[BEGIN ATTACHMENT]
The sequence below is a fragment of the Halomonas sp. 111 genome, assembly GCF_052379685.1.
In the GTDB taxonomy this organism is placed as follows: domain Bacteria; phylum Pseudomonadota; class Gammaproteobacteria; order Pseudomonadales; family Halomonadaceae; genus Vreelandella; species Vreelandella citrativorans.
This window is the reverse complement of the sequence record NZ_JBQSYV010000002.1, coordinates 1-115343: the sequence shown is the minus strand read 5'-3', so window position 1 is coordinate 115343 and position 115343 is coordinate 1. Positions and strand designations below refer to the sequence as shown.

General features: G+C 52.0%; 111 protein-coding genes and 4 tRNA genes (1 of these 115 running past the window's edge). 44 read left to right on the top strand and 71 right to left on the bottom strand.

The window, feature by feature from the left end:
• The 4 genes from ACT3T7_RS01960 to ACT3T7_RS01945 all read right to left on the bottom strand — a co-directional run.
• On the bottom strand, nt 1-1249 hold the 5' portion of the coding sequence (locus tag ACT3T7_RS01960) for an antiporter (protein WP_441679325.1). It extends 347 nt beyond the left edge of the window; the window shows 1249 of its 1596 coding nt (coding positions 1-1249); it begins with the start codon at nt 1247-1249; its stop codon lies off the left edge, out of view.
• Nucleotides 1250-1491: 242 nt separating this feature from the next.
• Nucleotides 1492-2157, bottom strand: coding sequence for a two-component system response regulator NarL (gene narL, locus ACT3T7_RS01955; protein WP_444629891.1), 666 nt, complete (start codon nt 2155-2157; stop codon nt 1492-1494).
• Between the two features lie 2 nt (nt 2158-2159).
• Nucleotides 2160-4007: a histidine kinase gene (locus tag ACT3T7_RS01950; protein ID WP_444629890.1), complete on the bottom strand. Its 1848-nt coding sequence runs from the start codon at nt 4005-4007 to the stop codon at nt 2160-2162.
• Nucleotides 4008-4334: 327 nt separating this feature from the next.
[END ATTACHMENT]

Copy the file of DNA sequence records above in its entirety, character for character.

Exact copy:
The sequence below is a fragment of the Halomonas sp. 111 genome, assembly GCF_052379685.1.
In the GTDB taxonomy this organism is placed as follows: domain Bacteria; phylum Pseudomonadota; class Gammaproteobacteria; order Pseudomonadales; family Halomonadaceae; genus Vreelandella; species Vreelandella citrativorans.
This window is the reverse complement of the sequence record NZ_JBQSYV010000002.1, coordinates 1-115343: the sequence shown is the minus strand read 5'-3', so window position 1 is coordinate 115343 and position 115343 is coordinate 1. Positions and strand designations below refer to the sequence as shown.

General features: G+C 52.0%; 111 protein-coding genes and 4 tRNA genes (1 of these 115 running past the window's edge). 44 read left to right on the top strand and 71 right to left on the bottom strand.

The window, feature by feature from the left end:
• The 4 genes from ACT3T7_RS01960 to ACT3T7_RS01945 all read right to left on the bottom strand — a co-directional run.
• On the bottom strand, nt 1-1249 hold the 5' portion of the coding sequence (locus tag ACT3T7_RS01960) for an antiporter (protein WP_441679325.1). It extends 347 nt beyond the left edge of the window; the window shows 1249 of its 1596 coding nt (coding positions 1-1249); it begins with the start codon at nt 1247-1249; its stop codon lies off the left edge, out of view.
• Nucleotides 1250-1491: 242 nt separating this feature from the next.
• Nucleotides 1492-2157, bottom strand: coding sequence for a two-component system response regulator NarL (gene narL, locus ACT3T7_RS01955; protein WP_444629891.1), 666 nt, complete (start codon nt 2155-2157; stop codon nt 1492-1494).
• Between the two features lie 2 nt (nt 2158-2159).
• Nucleotides 2160-4007: a histidine kinase gene (locus tag ACT3T7_RS01950; protein ID WP_444629890.1), complete on the bottom strand. Its 1848-nt coding sequence runs from the start codon at nt 4005-4007 to the stop codon at nt 2160-2162.
• Nucleotides 4008-4334: 327 nt separating this feature from the next.